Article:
We have not yet reached a point where systems - even high-end boxes - come
with a terabyte of installed memory. But products like those from
make it clear that
the day is coming; one can buy a Violin box with 500GB in it now. So it
seems worth asking the question: once one has spent the not inconsiderable
sum to buy a box like that, what does one do with all that memory -
especially now that the Firefox developers have gotten serious about fixing
Perhaps it's time for some wild ideas. And there is no better source for
such ideas than Daniel Phillips, whose Ramback patch has stirred up a
bit of discussion this week. The core idea behind Ramback is that all of
that memory is turned into a ramdisk, but with a persistent device attached
to it. In normal conditions, all application I/O involves only the
ramdisk, and is, thus, quite fast ("Every little factor of 25
performance increase really helps."). In the background, the kernel
about synchronizing data from the ramdisk onto permanent storage. But the
synchronization process is mostly concerned with I/O performance, rather
than providing guarantees about just when any given block will make it onto
the disk platters.
Ramback thus differs from the normal block I/O caching done by the kernel
in a number of ways. It keeps the entire device in memory, so that, in
steady-state operation, applications need never encounter a disk I/O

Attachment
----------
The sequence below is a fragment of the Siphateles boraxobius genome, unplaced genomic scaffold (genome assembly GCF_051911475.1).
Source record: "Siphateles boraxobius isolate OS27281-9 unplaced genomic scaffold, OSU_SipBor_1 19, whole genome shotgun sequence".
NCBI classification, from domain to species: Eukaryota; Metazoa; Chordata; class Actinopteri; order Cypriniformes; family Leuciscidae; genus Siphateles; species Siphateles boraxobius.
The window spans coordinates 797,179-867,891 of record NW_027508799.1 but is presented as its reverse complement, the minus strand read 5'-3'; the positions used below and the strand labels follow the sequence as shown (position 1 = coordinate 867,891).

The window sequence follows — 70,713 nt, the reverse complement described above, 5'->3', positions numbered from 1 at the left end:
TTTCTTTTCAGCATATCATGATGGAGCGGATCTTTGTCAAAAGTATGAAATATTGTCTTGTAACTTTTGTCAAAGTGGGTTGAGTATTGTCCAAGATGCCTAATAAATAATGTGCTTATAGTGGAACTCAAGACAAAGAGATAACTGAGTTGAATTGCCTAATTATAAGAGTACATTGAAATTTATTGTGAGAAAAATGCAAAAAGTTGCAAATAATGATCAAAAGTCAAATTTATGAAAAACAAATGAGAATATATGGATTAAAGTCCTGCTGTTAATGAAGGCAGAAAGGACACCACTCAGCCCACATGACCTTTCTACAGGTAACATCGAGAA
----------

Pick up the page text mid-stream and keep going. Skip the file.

delay. Should an application call fsync(), the expected result
(blocking until the data is written to physical media) will not happen.
Filesystems take great care to order operations in a way that minimizes the
risk of data loss in a crash; Ramback ignores all of that and writes data
to physical media in whatever order it decides is best. As Daniel put it, the "most basic principle" of
Ramback's design is:
[T]he backing store is not expected to represent a consistent
filesystem state during normal operation. Only the ramdisk needs
to maintain a consistent state, which I have taken care to ensure.
You just need to believe in your battery, Linux and the hardware it
runs on. Which of these do you mistrust?
Ramback does include an emergency mode which will endeavor to bring the
disk up to date in a hurry should the UPS indicate that power has been
lost. But that does not seem to be enough for everybody.
In the resulting discussion, nobody complained about the sort of
performance benefits that a tool like Ramback could provide. But there was
a lot of concern about data integrity; it seems that many people distrust
their battery, their hardware, and Linux. And that has led to a
sort of impasse, with several developers claiming that Ramback would be too
risky to use and Daniel dismissing their concerns as FUD.
FUD or not, those concerns are likely to be a difficult barrier for Ramback
to overcome. Meanwhile, Daniel is looking for people to help test out the
code, but that presents challenges of its own:
This driver is ready to try for a sufficiently brave developer. It
will deadlock and livelock in various ways and you will have to
reboot to remove it. But it can already be coaxed into running
well enough for benchmarks, and when it solidifies it will be
pretty darn amazing.
So far, reports from suitably courageous testers have been, well, scarce.
Your editor fears that this work could suffer the same fate as many of
Daniel's other patches: they can contain brilliant ideas and great coding
but just don't quite survive the encounter with the real, messy world.
But we need people thinking about how our systems will work in the
coming years; one hopes that Daniel won't stop.
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